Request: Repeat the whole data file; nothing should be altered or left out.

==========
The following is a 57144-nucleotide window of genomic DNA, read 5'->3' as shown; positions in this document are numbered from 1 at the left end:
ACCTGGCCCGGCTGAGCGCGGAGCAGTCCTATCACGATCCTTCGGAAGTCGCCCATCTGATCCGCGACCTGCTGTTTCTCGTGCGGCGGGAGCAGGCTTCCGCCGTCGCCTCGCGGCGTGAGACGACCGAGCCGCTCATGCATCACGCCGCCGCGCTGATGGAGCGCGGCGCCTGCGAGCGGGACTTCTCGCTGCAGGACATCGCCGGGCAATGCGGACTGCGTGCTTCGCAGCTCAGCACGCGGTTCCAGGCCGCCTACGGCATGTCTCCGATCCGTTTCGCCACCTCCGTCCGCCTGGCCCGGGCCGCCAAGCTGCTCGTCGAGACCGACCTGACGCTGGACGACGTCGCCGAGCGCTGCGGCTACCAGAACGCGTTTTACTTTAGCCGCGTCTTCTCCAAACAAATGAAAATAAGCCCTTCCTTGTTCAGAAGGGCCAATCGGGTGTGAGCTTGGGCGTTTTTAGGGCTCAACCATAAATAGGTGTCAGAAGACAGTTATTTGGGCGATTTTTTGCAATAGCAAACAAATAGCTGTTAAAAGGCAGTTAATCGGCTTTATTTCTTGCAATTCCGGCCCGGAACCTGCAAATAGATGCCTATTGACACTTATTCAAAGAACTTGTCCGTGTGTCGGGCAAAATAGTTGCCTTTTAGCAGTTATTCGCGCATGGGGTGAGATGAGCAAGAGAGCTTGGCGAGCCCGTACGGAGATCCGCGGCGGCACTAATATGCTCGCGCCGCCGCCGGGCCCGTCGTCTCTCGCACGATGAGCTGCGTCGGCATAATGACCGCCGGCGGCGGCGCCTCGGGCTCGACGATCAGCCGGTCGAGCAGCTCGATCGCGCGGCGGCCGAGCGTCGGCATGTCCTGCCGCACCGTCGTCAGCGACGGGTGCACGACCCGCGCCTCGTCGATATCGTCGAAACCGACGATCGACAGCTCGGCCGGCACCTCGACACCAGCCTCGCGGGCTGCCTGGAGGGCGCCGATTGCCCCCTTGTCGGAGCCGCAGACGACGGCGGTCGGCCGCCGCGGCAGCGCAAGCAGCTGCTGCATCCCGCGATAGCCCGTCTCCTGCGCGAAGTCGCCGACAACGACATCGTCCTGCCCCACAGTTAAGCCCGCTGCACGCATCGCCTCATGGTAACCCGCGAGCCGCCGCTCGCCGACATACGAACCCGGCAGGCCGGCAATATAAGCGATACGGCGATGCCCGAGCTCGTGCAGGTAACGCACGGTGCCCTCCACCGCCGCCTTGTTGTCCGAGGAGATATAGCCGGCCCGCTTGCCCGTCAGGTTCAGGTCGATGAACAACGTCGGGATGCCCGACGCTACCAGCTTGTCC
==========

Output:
The following is a 57144-nucleotide window of genomic DNA, read 5'->3' as shown; positions in this document are numbered from 1 at the left end:
ACCTGGCCCGGCTGAGCGCGGAGCAGTCCTATCACGATCCTTCGGAAGTCGCCCATCTGATCCGCGACCTGCTGTTTCTCGTGCGGCGGGAGCAGGCTTCCGCCGTCGCCTCGCGGCGTGAGACGACCGAGCCGCTCATGCATCACGCCGCCGCGCTGATGGAGCGCGGCGCCTGCGAGCGGGACTTCTCGCTGCAGGACATCGCCGGGCAATGCGGACTGCGTGCTTCGCAGCTCAGCACGCGGTTCCAGGCCGCCTACGGCATGTCTCCGATCCGTTTCGCCACCTCCGTCCGCCTGGCCCGGGCCGCCAAGCTGCTCGTCGAGACCGACCTGACGCTGGACGACGTCGCCGAGCGCTGCGGCTACCAGAACGCGTTTTACTTTAGCCGCGTCTTCTCCAAACAAATGAAAATAAGCCCTTCCTTGTTCAGAAGGGCCAATCGGGTGTGAGCTTGGGCGTTTTTAGGGCTCAACCATAAATAGGTGTCAGAAGACAGTTATTTGGGCGATTTTTTGCAATAGCAAACAAATAGCTGTTAAAAGGCAGTTAATCGGCTTTATTTCTTGCAATTCCGGCCCGGAACCTGCAAATAGATGCCTATTGACACTTATTCAAAGAACTTGTCCGTGTGTCGGGCAAAATAGTTGCCTTTTAGCAGTTATTCGCGCATGGGGTGAGATGAGCAAGAGAGCTTGGCGAGCCCGTACGGAGATCCGCGGCGGCACTAATATGCTCGCGCCGCCGCCGGGCCCGTCGTCTCTCGCACGATGAGCTGCGTCGGCATAATGACCGCCGGCGGCGGCGCCTCGGGCTCGACGATCAGCCGGTCGAGCAGCTCGATCGCGCGGCGGCCGAGCGTCGGCATGTCCTGCCGCACCGTCGTCAGCGACGGGTGCACGACCCGCGCCTCGTCGATATCGTCGAAACCGACGATCGACAGCTCGGCCGGCACCTCGACACCAGCCTCGCGGGCTGCCTGGAGGGCGCCGATTGCCCCCTTGTCGGAGCCGCAGACGACGGCGGTCGGCCGCCGCGGCAGCGCAAGCAGCTGCTGCATCCCGCGATAGCCCGTCTCCTGCGCGAAGTCGCCGACAACGACATCGTCCTGCCCCACAGTTAAGCCCGCTGCACGCATCGCCTCATGGTAACCCGCGAGCCGCCGCTCGCCGACATACGAACCCGGCAGGCCGGCAATATAAGCGATACGGCGATGCCCGAGCTCGTGCAGGTAACGCACGGTGCCCTCCACCGCCGCCTTGTTGTCCGAGGAGATATAGCCGGCCCGCTTGCCCGTCAGGTTCAGGTCGATGAACAACGTCGGGATGCCCGACGCTACCAGCTTGTCC